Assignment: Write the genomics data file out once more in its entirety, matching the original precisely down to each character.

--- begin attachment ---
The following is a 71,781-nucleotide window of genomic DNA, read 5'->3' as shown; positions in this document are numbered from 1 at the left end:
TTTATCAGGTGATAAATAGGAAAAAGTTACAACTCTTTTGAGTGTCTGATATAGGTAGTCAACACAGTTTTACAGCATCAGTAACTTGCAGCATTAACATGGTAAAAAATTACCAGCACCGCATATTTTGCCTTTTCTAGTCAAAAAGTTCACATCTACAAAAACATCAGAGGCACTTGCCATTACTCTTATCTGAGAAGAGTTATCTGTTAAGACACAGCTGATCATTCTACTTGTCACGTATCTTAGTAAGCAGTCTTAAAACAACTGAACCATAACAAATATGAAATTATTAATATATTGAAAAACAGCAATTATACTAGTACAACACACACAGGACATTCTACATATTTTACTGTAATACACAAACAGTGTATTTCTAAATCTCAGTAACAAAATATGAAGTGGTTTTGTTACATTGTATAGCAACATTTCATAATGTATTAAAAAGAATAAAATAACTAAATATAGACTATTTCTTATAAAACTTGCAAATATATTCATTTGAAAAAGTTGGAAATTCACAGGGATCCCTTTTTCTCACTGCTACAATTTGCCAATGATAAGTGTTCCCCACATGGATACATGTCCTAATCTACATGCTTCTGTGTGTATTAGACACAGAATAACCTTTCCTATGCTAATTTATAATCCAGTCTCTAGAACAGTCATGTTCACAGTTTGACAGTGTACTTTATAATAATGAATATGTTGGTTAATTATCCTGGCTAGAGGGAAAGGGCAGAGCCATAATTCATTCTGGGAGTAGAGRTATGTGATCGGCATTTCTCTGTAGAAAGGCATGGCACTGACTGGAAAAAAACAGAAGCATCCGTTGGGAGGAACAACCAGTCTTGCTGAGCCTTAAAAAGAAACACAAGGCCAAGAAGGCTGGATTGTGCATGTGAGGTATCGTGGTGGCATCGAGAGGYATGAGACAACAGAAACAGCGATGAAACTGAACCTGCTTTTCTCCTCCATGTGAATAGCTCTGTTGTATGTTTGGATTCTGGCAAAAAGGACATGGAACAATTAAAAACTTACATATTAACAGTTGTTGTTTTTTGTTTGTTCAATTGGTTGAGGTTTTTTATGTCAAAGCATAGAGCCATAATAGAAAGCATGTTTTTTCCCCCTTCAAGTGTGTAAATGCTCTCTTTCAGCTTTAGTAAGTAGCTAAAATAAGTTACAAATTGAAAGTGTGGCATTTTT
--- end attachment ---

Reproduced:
The following is a 71,781-nucleotide window of genomic DNA, read 5'->3' as shown; positions in this document are numbered from 1 at the left end:
TTTATCAGGTGATAAATAGGAAAAAGTTACAACTCTTTTGAGTGTCTGATATAGGTAGTCAACACAGTTTTACAGCATCAGTAACTTGCAGCATTAACATGGTAAAAAATTACCAGCACCGCATATTTTGCCTTTTCTAGTCAAAAAGTTCACATCTACAAAAACATCAGAGGCACTTGCCATTACTCTTATCTGAGAAGAGTTATCTGTTAAGACACAGCTGATCATTCTACTTGTCACGTATCTTAGTAAGCAGTCTTAAAACAACTGAACCATAACAAATATGAAATTATTAATATATTGAAAAACAGCAATTATACTAGTACAACACACACAGGACATTCTACATATTTTACTGTAATACACAAACAGTGTATTTCTAAATCTCAGTAACAAAATATGAAGTGGTTTTGTTACATTGTATAGCAACATTTCATAATGTATTAAAAAGAATAAAATAACTAAATATAGACTATTTCTTATAAAACTTGCAAATATATTCATTTGAAAAAGTTGGAAATTCACAGGGATCCCTTTTTCTCACTGCTACAATTTGCCAATGATAAGTGTTCCCCACATGGATACATGTCCTAATCTACATGCTTCTGTGTGTATTAGACACAGAATAACCTTTCCTATGCTAATTTATAATCCAGTCTCTAGAACAGTCATGTTCACAGTTTGACAGTGTACTTTATAATAATGAATATGTTGGTTAATTATCCTGGCTAGAGGGAAAGGGCAGAGCCATAATTCATTCTGGGAGTAGAGRTATGTGATCGGCATTTCTCTGTAGAAAGGCATGGCACTGACTGGAAAAAAACAGAAGCATCCGTTGGGAGGAACAACCAGTCTTGCTGAGCCTTAAAAAGAAACACAAGGCCAAGAAGGCTGGATTGTGCATGTGAGGTATCGTGGTGGCATCGAGAGGYATGAGACAACAGAAACAGCGATGAAACTGAACCTGCTTTTCTCCTCCATGTGAATAGCTCTGTTGTATGTTTGGATTCTGGCAAAAAGGACATGGAACAATTAAAAACTTACATATTAACAGTTGTTGTTTTTTGTTTGTTCAATTGGTTGAGGTTTTTTATGTCAAAGCATAGAGCCATAATAGAAAGCATGTTTTTTCCCCCTTCAAGTGTGTAAATGCTCTCTTTCAGCTTTAGTAAGTAGCTAAAATAAGTTACAAATTGAAAGTGTGGCATTTTT